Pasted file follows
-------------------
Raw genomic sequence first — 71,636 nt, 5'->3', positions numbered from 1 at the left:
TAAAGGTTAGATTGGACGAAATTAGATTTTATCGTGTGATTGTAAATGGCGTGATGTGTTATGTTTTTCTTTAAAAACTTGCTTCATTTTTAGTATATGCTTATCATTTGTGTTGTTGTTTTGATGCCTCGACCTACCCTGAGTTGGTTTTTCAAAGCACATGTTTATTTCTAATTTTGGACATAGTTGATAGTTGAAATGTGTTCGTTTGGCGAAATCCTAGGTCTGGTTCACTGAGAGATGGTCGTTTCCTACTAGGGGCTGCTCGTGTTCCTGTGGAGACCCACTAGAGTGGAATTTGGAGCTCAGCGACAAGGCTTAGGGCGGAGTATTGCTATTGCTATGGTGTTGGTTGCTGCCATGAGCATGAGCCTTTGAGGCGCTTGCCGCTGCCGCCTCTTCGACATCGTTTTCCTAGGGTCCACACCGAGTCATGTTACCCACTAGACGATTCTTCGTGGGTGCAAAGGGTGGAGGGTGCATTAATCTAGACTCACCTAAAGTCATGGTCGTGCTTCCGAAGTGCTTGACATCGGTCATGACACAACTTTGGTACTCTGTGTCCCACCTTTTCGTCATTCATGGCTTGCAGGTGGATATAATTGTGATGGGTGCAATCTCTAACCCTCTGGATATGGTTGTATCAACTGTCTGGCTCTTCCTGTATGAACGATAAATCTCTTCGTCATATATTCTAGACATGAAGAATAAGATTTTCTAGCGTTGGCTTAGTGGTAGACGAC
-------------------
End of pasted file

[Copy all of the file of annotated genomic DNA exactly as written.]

Raw genomic sequence first — 71,636 nt, 5'->3', positions numbered from 1 at the left:
TAAAGGTTAGATTGGACGAAATTAGATTTTATCGTGTGATTGTAAATGGCGTGATGTGTTATGTTTTTCTTTAAAAACTTGCTTCATTTTTAGTATATGCTTATCATTTGTGTTGTTGTTTTGATGCCTCGACCTACCCTGAGTTGGTTTTTCAAAGCACATGTTTATTTCTAATTTTGGACATAGTTGATAGTTGAAATGTGTTCGTTTGGCGAAATCCTAGGTCTGGTTCACTGAGAGATGGTCGTTTCCTACTAGGGGCTGCTCGTGTTCCTGTGGAGACCCACTAGAGTGGAATTTGGAGCTCAGCGACAAGGCTTAGGGCGGAGTATTGCTATTGCTATGGTGTTGGTTGCTGCCATGAGCATGAGCCTTTGAGGCGCTTGCCGCTGCCGCCTCTTCGACATCGTTTTCCTAGGGTCCACACCGAGTCATGTTACCCACTAGACGATTCTTCGTGGGTGCAAAGGGTGGAGGGTGCATTAATCTAGACTCACCTAAAGTCATGGTCGTGCTTCCGAAGTGCTTGACATCGGTCATGACACAACTTTGGTACTCTGTGTCCCACCTTTTCGTCATTCATGGCTTGCAGGTGGATATAATTGTGATGGGTGCAATCTCTAACCCTCTGGATATGGTTGTATCAACTGTCTGGCTCTTCCTGTATGAACGATAAATCTCTTCGTCATATATTCTAGACATGAAGAATAAGATTTTCTAGCGTTGGCTTAGTGGTAGACGAC